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Tennessee House of Representatives passes bill banning LGBT pride flags in public schools

  The Republican-led Tennessee House of Representatives has approved a bill that seeks to  ban the display of LGBTQIA+ pride flags in school...

 The Republican-led Tennessee House of Representatives has approved a bill that seeks to ban the display of LGBTQIA+ pride flags in school classrooms.

House Bill 1605, sponsored by State Rep. Gino Bulso (R-Brentwood), dictates that public schools in the state "shall not display any flag other than the United States flag and the official Tennessee state flag on or in a public school."

Bulso said the bill seeks to prevent the display of flags representing political viewpoints, including those related to partisan, racial, sexual orientation, gender or other ideological perspectives.  

The bill would still allow the display of certain official, educational and historical flags, such as flags representing the American Confederacy, Native American tribes, local governments, the armed forces, prisoners of war or those missing in action, other countries and their local governments, official flags of colleges or universities and flags of other educational institutions.

According to Bulso, he has received complaints from parents about "political flags" in classrooms. He stressed that parents have the right to instill their values in their children and said the bill preserves tolerance for all parents and students.

"Do parents have the right to instill values in their own children that they agree with? If you have parents across the state who want to instill in their children values represented by the pride flag, they are certainly entitled to do that," he said. "On the other hand, if you have parents who want to instill values in their children that are not consistent with the values represented by the pride flag, they have the ability to do that. What this bill does is it preserves tolerance across the board for all parents and all school children."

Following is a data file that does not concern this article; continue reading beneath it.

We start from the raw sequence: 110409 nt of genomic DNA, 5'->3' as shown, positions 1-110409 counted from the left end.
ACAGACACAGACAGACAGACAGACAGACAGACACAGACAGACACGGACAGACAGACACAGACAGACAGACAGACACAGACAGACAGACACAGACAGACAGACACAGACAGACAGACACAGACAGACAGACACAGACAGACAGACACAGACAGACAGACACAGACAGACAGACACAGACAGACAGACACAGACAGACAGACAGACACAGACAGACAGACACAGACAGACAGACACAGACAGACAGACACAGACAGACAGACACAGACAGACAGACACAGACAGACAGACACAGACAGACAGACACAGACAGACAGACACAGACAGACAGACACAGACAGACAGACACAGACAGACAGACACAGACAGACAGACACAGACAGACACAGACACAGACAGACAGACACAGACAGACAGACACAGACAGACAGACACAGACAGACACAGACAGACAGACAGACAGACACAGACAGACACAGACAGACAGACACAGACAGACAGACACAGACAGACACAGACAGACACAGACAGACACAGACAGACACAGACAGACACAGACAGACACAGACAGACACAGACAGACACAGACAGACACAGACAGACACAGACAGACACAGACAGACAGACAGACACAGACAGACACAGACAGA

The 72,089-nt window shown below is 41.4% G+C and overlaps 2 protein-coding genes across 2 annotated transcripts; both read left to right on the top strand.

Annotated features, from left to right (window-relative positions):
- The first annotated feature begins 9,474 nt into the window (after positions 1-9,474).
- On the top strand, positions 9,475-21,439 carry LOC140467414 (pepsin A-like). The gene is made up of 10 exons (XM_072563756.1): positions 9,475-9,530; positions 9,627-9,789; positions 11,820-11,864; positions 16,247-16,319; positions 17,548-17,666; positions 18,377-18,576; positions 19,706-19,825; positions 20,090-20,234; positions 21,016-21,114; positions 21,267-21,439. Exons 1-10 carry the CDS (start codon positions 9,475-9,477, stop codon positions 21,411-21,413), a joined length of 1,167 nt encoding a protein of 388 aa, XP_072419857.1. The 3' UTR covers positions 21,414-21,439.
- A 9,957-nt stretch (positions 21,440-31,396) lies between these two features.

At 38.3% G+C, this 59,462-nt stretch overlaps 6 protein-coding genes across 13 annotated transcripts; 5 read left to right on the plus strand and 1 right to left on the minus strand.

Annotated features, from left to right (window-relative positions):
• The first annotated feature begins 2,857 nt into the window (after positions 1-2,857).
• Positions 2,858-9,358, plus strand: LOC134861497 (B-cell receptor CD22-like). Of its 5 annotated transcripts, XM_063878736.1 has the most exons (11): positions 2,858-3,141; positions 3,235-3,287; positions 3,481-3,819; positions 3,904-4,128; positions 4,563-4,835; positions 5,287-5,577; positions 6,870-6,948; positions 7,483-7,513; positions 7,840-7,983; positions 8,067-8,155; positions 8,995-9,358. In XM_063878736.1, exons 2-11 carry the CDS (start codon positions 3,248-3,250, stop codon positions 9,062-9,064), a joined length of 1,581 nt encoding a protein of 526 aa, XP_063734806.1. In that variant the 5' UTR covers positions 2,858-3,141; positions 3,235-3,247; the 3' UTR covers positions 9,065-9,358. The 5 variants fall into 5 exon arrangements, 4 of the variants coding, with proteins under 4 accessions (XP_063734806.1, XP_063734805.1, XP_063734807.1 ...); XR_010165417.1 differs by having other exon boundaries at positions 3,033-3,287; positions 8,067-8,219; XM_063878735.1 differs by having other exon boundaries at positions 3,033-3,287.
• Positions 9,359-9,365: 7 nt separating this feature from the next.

The House of Representatives passed HB 1605 by a vote of 70 in favor and 24 against, with state representatives voting along party lines. The bill is now in the Republican-dominated Senate.

Democrats denounce HB 1605 as discriminatory

During the House's debate over HB 1605, Democrats argued that the legislation is discriminatory, targeting the LGBTQ community and infringing on students' freedom of expression.

State Rep. Jason Powell (D-Nashville), a vocal opponent of the bill, offered an amendment to safeguard students' right to express themselves within limits that do not materially disrupt school activities. Powell argued that the lack of clarity in the bill could lead to costly lawsuits against school districts.

"I am against this bill. I think it is a terrible idea. Right now, this bill is targeting students. To protect the rights of students in our state who want to continue to support and encourage their fellow students who they feel are going to be targeted as a result of the passage of this bill. We are going to have students who are going to feel unwelcome. They're going to feel like their state and their community doesn’t support them because of this bill," he said.

However, the proposed amendment was ultimately voted down, with 72 against and 24 in favor.

Meanwhile, State Rep. Bo Mitchell (D-Nashville) accused Bulso of unfairly singling out the LGBTQ community and warned against the potential consequences of divisive legislation.

"Your whole mission in this piece of legislation was to point one segment of the population out that you may not agree with. That’s awful. I’m sick of legislation like this that just brings problems," he said. "We're coming for one segment today – eventually they're going to come for you," Mitchell warned.

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